Circa 1230, Middle English descorde, discorde; from Anglo-Norman, Old French descort (derivative of descorder), descorde (“disagreement”); from Latin discordia, from discord-, discors (“disagreeing, disagreement”), from dis- (“apart”) + cor, cordis, cord-, cors (“heart”)
Verb derives from Middle English discorden, from Anglo-Norman, Old French descorder, from Latin discordāre, from discord-, as above.
discord (countable and uncountable, plural discords)
- Lack of concord, agreement or harmony.
- Bible, Proverbs vi. 19
- A false witness that speaketh lies, and he that soweth discord among brethren.
- Peace to arise out of universal discord fomented in all parts of the empire.
- Tension or strife resulting from a lack of agreement; dissension.
- (music) An inharmonious combination of simultaneously sounded tones; a dissonance.
- Any harsh noise, or confused mingling of sounds.
- Francis Bacon
- For a discord itself is but a harshness of divers sounds meeting.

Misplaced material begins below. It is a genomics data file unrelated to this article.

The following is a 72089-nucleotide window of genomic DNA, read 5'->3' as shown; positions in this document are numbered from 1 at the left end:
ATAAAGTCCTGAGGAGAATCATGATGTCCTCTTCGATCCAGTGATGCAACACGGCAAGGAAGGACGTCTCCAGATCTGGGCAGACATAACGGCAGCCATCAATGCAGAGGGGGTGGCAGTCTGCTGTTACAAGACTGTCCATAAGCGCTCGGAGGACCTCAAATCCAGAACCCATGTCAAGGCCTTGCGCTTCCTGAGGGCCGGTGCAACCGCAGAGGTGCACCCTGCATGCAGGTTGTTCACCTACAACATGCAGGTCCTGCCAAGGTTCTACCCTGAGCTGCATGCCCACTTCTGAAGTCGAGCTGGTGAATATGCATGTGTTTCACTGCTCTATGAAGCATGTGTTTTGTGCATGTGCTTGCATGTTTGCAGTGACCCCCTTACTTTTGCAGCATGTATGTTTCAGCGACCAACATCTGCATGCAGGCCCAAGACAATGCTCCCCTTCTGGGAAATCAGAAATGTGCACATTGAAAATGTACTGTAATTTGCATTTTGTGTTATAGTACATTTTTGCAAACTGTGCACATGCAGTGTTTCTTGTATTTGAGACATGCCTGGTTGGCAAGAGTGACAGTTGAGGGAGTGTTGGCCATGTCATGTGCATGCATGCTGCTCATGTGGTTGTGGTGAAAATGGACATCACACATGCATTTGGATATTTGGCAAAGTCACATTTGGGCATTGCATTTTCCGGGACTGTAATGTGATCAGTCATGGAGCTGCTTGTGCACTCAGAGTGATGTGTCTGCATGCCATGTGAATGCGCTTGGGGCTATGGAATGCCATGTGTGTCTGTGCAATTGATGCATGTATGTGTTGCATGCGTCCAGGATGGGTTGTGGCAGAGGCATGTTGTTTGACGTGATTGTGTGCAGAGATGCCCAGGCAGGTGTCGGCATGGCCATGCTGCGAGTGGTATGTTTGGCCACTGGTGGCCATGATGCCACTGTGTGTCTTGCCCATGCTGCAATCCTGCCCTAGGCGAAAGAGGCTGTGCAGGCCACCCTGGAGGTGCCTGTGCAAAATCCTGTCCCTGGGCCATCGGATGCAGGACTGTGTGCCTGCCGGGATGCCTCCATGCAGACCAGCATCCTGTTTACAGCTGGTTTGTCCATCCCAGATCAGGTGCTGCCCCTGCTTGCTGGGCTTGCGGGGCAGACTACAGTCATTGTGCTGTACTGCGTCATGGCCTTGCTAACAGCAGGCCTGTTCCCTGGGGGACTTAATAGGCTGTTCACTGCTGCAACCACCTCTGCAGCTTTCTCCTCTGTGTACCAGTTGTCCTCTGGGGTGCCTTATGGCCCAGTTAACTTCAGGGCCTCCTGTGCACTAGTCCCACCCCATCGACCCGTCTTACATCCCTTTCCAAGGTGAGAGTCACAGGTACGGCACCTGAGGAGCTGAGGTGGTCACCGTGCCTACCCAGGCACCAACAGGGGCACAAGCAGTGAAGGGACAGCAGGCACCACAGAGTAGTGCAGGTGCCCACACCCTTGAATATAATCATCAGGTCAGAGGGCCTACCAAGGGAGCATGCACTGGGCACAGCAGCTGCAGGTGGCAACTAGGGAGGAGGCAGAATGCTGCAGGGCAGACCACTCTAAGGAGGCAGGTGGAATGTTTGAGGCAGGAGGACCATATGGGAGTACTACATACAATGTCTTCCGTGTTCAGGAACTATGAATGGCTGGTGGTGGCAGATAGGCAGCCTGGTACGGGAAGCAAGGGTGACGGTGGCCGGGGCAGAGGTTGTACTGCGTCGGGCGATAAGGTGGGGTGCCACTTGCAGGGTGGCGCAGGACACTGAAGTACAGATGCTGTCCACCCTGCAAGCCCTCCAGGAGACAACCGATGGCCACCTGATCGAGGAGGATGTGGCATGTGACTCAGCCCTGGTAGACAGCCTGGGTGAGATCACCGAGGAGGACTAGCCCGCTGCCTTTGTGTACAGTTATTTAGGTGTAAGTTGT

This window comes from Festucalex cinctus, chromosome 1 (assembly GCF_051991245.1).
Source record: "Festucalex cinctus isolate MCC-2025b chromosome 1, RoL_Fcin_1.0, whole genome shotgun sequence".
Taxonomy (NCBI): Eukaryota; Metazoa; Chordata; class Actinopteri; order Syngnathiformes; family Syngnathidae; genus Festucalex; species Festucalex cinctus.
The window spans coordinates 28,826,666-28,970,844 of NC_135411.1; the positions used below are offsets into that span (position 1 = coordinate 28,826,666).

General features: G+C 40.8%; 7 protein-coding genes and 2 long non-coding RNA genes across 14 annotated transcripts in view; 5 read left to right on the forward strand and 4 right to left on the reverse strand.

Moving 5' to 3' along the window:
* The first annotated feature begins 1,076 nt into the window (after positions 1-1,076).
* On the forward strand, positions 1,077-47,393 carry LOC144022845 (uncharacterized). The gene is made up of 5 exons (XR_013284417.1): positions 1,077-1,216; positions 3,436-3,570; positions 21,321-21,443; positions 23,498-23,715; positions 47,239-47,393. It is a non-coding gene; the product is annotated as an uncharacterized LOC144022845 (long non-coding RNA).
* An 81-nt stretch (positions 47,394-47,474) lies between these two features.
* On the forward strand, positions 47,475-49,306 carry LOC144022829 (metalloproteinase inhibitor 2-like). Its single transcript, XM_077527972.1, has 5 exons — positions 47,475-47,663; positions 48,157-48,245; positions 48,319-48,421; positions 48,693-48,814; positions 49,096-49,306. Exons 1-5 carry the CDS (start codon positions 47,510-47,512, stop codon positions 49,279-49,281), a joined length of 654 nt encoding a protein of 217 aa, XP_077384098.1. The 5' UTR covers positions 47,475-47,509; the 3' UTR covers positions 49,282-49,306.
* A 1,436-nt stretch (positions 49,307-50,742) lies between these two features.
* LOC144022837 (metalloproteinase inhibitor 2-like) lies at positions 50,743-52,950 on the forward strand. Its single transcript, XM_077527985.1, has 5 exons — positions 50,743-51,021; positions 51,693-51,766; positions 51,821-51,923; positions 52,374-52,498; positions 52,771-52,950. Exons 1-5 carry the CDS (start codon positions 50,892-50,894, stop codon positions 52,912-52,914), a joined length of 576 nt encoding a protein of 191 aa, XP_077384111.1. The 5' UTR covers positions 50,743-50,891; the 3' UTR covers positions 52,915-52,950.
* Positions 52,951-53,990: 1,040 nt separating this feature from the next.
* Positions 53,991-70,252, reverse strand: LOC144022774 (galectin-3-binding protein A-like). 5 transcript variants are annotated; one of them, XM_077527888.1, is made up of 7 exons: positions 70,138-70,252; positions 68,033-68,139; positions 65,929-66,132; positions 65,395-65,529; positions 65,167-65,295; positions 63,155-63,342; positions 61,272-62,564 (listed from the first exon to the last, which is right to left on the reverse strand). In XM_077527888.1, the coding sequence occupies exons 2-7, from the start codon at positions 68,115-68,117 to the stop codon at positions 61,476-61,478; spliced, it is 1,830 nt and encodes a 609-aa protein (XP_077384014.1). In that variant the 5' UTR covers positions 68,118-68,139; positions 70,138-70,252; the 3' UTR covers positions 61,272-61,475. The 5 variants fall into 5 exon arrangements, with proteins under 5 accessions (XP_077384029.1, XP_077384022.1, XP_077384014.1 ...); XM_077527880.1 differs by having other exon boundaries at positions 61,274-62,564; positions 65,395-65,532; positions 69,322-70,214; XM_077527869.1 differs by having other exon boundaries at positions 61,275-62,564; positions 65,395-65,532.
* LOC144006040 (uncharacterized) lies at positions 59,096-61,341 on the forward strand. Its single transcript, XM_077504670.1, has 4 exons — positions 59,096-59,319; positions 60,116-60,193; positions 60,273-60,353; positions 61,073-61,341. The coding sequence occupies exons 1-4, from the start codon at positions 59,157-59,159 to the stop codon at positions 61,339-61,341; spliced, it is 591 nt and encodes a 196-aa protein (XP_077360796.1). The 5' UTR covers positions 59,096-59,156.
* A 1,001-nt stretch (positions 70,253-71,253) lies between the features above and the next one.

lack of agreement
- Japanese: 不調和 (ふちょうわ, fuchōwa), 不和 (ja) (ふわ, fuwa)
- Korean: 불협화음 (bulhyeophwa-eum)
- Polish: niezgoda (pl) f
- Portuguese: discórdia (pt) f
- Romanian: discordie (ro) f
- Russian: разногла́сие (ru) n (raznoglásije), разла́д (ru) m (razlád), несогла́сие (ru) n (nesoglásije)
- Scottish Gaelic: mì-chòrdadh m, eas-aonta m, eadar-chasaideachd f
- Spanish: discordia f
- Swedish: missämja (sv) c, oenighet (sv) c, split (sv) n
- Turkish: anlaşmazlık (tr), ihtilaf (tr)
strife resulting from lack of agreement; dissension
discord (third-person singular simple present discords, present participle discording, simple past and past participle discorded)
- (intransitive, archaic) To disagree; to fail to agree or harmonize; clash.
- Francis Bacon
- the one discording with the other